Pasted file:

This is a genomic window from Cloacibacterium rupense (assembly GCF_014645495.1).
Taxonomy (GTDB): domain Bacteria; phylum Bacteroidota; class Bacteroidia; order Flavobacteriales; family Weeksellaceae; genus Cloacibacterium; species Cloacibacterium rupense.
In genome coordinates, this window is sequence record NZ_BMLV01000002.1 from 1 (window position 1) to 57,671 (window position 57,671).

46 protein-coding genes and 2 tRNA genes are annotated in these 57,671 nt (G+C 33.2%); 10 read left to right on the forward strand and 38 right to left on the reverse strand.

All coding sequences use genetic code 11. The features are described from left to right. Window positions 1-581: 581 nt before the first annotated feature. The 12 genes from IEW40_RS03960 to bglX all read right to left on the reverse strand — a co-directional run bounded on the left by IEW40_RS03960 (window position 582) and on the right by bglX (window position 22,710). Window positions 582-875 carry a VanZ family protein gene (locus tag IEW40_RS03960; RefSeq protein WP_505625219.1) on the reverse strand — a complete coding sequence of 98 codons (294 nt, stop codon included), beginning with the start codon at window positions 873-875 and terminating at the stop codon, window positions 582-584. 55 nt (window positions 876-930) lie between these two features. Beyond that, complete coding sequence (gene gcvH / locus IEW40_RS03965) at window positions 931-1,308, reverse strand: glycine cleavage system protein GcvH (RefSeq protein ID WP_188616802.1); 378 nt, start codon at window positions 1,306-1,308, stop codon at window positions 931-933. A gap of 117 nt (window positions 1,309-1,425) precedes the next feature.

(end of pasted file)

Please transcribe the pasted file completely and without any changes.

This is a genomic window from Cloacibacterium rupense (assembly GCF_014645495.1).
Taxonomy (GTDB): domain Bacteria; phylum Bacteroidota; class Bacteroidia; order Flavobacteriales; family Weeksellaceae; genus Cloacibacterium; species Cloacibacterium rupense.
In genome coordinates, this window is sequence record NZ_BMLV01000002.1 from 1 (window position 1) to 57,671 (window position 57,671).

46 protein-coding genes and 2 tRNA genes are annotated in these 57,671 nt (G+C 33.2%); 10 read left to right on the forward strand and 38 right to left on the reverse strand.

All coding sequences use genetic code 11. The features are described from left to right. Window positions 1-581: 581 nt before the first annotated feature. The 12 genes from IEW40_RS03960 to bglX all read right to left on the reverse strand — a co-directional run bounded on the left by IEW40_RS03960 (window position 582) and on the right by bglX (window position 22,710). Window positions 582-875 carry a VanZ family protein gene (locus tag IEW40_RS03960; RefSeq protein WP_505625219.1) on the reverse strand — a complete coding sequence of 98 codons (294 nt, stop codon included), beginning with the start codon at window positions 873-875 and terminating at the stop codon, window positions 582-584. 55 nt (window positions 876-930) lie between these two features. Beyond that, complete coding sequence (gene gcvH / locus IEW40_RS03965) at window positions 931-1,308, reverse strand: glycine cleavage system protein GcvH (RefSeq protein ID WP_188616802.1); 378 nt, start codon at window positions 1,306-1,308, stop codon at window positions 931-933. A gap of 117 nt (window positions 1,309-1,425) precedes the next feature.